A stock image of a sloth hanging from a tree. Sloth Encounters, a petting zoo for sloths by Route 454, was ordered to temporarily close on Sept. 15 due to being ticketed with the possession of wild animals. PUBLIC DOMAIN

You’re commuting to Stony Brook. You’re 20 minutes away, and it’s the first thing you see if you’re driving down Route 454: Sloth Encounters. At first glance, it seems like something interesting that you’d take your kids to see. What could possibly be malicious about a petting zoo for sloths? 

According to News 12, owner Larry Wallach claims that the sloths are properly cared for. However, after watching a YouTube video, I came to realize that the conditions were very tightly-packed and unsurprisingly, man-made. There are unnatural placements of branches, leaves and vines to simulate what living in the wild is like. It’s overtly disrespectful to wildlife itself and to the sloths who were ripped away from their natural habitats.

Sloth Encounters was ordered to temporarily close on Sept. 15 due to being ticketed with the possession of wild animals, which violates the code of the Town of Islip. Ever since the temporary shut down of his business, Wallach moved towards home visits for sloths. In a more recent infraction, he was cited by the United States Department of Agriculture for keeping a sloth and wallaby in unsafe conditions at his East Rockaway home — all the more reason to believe he could care less about them and is doing it just for show. 

To what extent is it okay to pull a wild animal from their habitat? In what world is it okay to chain down and restrict a wild animal? What these animals actually need is the ability to move, a habitat with lots of trees, natural sunlight and, in general, nature itself. Surviving is having a home, food and water. Thriving is one step ahead of surviving; it is having basic necessities and enrichment. The animal’s life is enriched if their mental and physical needs are met, which will allow them to flourish. It is one thing to give an animal their food and water; it is another thing to actually provide an environment for an animal to thrive in. How are these wild animals supposed to thrive in the small environment they are confined to?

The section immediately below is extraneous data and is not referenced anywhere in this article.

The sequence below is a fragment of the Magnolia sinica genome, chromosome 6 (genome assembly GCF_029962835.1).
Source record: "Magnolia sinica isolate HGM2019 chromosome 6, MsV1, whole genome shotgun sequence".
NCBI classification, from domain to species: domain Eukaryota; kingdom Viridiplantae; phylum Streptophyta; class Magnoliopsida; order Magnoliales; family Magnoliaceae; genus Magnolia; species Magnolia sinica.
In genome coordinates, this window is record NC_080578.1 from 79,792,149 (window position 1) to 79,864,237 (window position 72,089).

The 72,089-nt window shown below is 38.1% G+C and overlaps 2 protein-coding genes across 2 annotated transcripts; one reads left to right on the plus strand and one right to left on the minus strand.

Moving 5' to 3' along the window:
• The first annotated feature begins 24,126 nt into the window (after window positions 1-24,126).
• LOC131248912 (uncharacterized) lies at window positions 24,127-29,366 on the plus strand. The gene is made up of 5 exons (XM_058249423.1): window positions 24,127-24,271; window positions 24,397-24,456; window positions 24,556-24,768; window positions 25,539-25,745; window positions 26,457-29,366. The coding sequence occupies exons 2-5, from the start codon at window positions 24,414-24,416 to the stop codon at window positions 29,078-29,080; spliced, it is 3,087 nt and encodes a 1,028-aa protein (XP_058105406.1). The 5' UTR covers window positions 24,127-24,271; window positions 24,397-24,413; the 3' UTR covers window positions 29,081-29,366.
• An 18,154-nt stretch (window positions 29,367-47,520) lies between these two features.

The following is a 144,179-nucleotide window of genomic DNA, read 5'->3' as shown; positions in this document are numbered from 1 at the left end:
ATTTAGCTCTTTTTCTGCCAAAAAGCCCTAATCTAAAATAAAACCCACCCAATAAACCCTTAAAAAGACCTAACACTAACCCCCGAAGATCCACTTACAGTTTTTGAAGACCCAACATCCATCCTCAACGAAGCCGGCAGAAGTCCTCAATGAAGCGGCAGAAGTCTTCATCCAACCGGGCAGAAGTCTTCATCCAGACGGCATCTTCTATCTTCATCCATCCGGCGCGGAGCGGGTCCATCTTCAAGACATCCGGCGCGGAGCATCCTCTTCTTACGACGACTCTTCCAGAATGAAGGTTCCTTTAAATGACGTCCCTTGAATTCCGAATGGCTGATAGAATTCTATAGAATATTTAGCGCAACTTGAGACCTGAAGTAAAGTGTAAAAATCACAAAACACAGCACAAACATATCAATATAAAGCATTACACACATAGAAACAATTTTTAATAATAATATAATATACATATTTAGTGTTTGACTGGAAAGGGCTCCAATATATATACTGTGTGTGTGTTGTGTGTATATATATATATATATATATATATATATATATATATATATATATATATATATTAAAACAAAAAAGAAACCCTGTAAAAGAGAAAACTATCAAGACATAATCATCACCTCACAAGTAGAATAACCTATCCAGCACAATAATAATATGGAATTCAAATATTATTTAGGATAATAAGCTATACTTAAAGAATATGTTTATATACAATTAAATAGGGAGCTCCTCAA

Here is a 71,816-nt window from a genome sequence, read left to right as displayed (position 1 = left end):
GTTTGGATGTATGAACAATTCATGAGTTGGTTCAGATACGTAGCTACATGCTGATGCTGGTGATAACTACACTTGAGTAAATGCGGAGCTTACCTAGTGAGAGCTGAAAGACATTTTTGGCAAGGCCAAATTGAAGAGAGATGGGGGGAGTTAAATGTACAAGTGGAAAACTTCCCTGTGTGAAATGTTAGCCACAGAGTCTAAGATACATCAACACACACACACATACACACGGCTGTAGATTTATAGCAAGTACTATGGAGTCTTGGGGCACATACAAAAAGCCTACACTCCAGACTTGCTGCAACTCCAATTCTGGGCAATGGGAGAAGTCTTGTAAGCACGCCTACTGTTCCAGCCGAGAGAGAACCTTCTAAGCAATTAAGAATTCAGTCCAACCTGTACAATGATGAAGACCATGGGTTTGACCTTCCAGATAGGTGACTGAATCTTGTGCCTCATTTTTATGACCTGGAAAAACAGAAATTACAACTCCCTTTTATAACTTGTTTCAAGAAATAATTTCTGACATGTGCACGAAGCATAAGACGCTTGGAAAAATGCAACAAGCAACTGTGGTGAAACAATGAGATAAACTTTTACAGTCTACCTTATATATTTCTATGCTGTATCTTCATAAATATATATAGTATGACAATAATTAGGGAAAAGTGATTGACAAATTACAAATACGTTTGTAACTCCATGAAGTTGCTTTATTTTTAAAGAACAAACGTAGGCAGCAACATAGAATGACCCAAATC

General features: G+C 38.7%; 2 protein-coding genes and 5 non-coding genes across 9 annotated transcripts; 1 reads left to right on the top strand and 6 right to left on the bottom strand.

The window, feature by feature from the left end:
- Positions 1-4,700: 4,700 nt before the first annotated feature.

According to National Geographic, sloths sleep for about 15 to 20 hours a day. Even when they’re awake, they remain motionless. Sloths are also largely nocturnal; they forage for food during the night time. The Smithsonian National Zoo states that sloths spend most of their time hanging or curled up on a branch. Sloths typically live in tropical rainforests — large areas with a huge biodiversity, whether it be plant-life, bugs or other animals in the ecosystem. Sloth Encounters does not provide this environment in the slightest.

There are a lot of other issues with the idea of Sloth Encounters, one of them being that Sloth Encounters is for-profit, while most of the recognized zoos in New York operate their own non-profit research organizations. This means that the proceeds from Sloth Encounters go straight to Wallach’s pockets instead of to the many programs that aim for the conservation of wildlife. As if that was not enough dirt on Sloth Encounters, it gets worse when it comes to the mastermind of it all, Larry Wallach. He’s not alien to the idea of exotic animals, and he’s been a handler for years, mistreating his animals for just as long. 

According to the 2002 BBC News article “Big cats cause stir in the U.S.,” Wallach was planning on surrendering his Bengal tiger because it had gotten too big to fit in his backyard. His eyes were set on finding another baby tiger to harbor.

 “I think if you’re capable financially, property wise, and you want it — we’re Americans, we live in a free country — then go get it!” Wallach said. This alone should show how careless Wallach is. He truly believes that just because someone has money and is an American, they should set out and get whatever they want, regardless of the consequences. 


On his business page, Wallach shows exactly how he views these sloths.

“We have one sloth, included in the 7 that is a rescue from the wild. He was illegally taken from the wild and he is currently being housed here and is adapting very well to his new habitat with his new brothers and sisters.”

After moving on from his adventures of being an exotic tiger owner, he moved over to sloths, where there is more gray area legally in order to keep them. It is a blatant display of ignorance on Wallach’s part, from the humane treatment of wildlife, and the desire to keep up his shameful antics of taking wildlife and trying to domesticate it.


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